Shut Up 'n Play Yer Guitar

Frank Zappa

Rykodisc, 1981

REVIEW BY: Christopher Thelen


By 1981, there was no doubt that Frank Zappa had achieved the title of "guitar god," and had done so fairly. As much as he wanted to be revered as a composer, he knew that rock music paid the bills, and he knew his skills as a guitarist were incredible. So it shouldn't surprise people that Zappa, via mail order, came out with a series of three albums comprised solely of guitar solos.

Later compiled into a box set, Shut Up 'N Play Yer Guitar shows Zappa sometimes at his most creative, sometimes a little too self-indulgent - but in the end, this set proves to be a little too much of a good thing.

At first glance, one could wonder how anyone could classify 20 tracks of guitar-oriented music as "too much". And, indeed, the set gets off to a powerful start with "Five-Five-Five," a track that threatens to come apart at the seams with its frantic time signature but is held together by Zappa's guitar work. And it's not to say that this set doesn't have some outstanding moments on it. Take, for example, tracks such as "Variations On The Carlos Santana Secret Chord Progression," "Ship Ahoy," "Treacherous Cretins" or "The Deathless Horsie," and the power of Zappa as a guitarist quickly comes to the forefront and refuses to release its hold on the listener.my_heart_sings_the_harmony_web_ad_alt_250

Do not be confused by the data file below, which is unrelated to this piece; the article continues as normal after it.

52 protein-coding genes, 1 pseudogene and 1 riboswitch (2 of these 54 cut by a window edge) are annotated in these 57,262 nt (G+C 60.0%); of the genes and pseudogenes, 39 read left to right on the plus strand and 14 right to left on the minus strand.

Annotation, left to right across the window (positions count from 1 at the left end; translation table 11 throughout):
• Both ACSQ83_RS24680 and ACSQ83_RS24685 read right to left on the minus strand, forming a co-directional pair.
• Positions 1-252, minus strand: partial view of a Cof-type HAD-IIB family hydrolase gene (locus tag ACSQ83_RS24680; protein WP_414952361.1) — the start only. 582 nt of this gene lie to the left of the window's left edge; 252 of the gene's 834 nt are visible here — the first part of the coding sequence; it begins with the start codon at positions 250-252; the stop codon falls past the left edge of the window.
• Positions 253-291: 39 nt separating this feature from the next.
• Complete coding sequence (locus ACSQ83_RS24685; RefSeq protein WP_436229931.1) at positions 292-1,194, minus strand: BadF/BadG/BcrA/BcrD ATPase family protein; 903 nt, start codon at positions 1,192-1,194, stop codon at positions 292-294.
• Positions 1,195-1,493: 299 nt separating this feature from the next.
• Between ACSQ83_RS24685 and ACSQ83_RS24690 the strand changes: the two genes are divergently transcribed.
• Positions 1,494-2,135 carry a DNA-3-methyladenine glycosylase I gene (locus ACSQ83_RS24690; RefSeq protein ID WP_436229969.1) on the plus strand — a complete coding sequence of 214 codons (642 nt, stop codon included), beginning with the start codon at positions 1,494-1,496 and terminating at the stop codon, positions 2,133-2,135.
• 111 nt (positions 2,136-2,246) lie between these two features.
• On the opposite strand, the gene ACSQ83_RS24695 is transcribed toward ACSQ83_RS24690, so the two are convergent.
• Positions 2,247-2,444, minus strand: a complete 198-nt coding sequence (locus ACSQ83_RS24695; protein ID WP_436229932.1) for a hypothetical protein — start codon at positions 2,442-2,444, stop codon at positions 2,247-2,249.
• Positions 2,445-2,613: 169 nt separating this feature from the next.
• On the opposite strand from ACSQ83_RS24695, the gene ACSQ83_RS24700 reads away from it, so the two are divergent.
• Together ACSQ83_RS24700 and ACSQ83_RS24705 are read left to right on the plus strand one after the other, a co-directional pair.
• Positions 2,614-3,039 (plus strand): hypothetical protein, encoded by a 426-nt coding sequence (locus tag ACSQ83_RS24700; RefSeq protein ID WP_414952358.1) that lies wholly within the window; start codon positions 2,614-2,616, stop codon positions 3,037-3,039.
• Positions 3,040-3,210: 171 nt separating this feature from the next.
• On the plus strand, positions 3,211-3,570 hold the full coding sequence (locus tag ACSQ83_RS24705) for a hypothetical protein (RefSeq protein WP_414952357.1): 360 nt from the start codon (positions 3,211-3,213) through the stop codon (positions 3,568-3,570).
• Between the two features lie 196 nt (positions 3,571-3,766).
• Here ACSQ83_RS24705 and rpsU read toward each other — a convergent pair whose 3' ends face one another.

But the one thing that made Zappa's performances special was the way the whole band somehow worked into the picture, and while one could single out performances by any number of Zappa's band members, the fact remains that the only person who really stands in the spotlight throughout the course of this disc is Zappa (except the closing track, "Canard du Jour," which also features violinist Jean-Luc Ponty). And without having an additional musical foil like Ike Willis, Terry Bozzio or Ray White, the whole set begins to falter for the lack of variety.

Maybe it's the fact that three separate releases are combined into one box set - then again, I listened to Shut Up 'N Play Yer Guitar in three sections just like the original releases, and it still felt like a lot of guitar solos with no breaks. And as much as I like guitar-based music, hearing solo after solo gets dull real quick. As a result, many of the tracks tend to combine into a six-string sludge, so unless the listener is watching the CD player and reading the track listing, it's easy to lose track of things.

This, of course, will mean nothing to the diehard Zappa fan who worships every note he ever recorded - and if you like Shut Up 'N Play Yer Guitar, the more power to you. As a compilation of discs, it's a little too overpowering and lacking any real variety to keep things interesting. Had these three mini-albums been releases staggered between studio discs, they may have been a little more powerful.

Rating: C+

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